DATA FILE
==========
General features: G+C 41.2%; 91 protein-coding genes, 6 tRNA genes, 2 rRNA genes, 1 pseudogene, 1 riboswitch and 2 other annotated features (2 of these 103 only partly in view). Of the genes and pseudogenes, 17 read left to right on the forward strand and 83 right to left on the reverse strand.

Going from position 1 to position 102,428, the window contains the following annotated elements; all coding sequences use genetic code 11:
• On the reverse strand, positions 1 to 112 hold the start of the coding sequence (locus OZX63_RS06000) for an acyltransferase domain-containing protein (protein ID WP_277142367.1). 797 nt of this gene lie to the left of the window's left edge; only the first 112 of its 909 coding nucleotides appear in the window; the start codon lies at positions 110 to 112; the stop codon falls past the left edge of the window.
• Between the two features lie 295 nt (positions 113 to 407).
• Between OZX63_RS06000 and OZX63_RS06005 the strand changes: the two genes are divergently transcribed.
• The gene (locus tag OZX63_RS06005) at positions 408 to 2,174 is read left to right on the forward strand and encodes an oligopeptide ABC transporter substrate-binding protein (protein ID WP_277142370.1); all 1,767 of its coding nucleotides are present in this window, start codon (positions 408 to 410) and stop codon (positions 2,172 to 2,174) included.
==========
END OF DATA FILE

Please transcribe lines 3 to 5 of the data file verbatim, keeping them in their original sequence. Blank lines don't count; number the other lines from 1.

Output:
• On the reverse strand, positions 1 to 112 hold the start of the coding sequence (locus OZX63_RS06000) for an acyltransferase domain-containing protein (protein ID WP_277142367.1). 797 nt of this gene lie to the left of the window's left edge; only the first 112 of its 909 coding nucleotides appear in the window; the start codon lies at positions 110 to 112; the stop codon falls past the left edge of the window.
• Between the two features lie 295 nt (positions 113 to 407).
• Between OZX63_RS06000 and OZX63_RS06005 the strand changes: the two genes are divergently transcribed.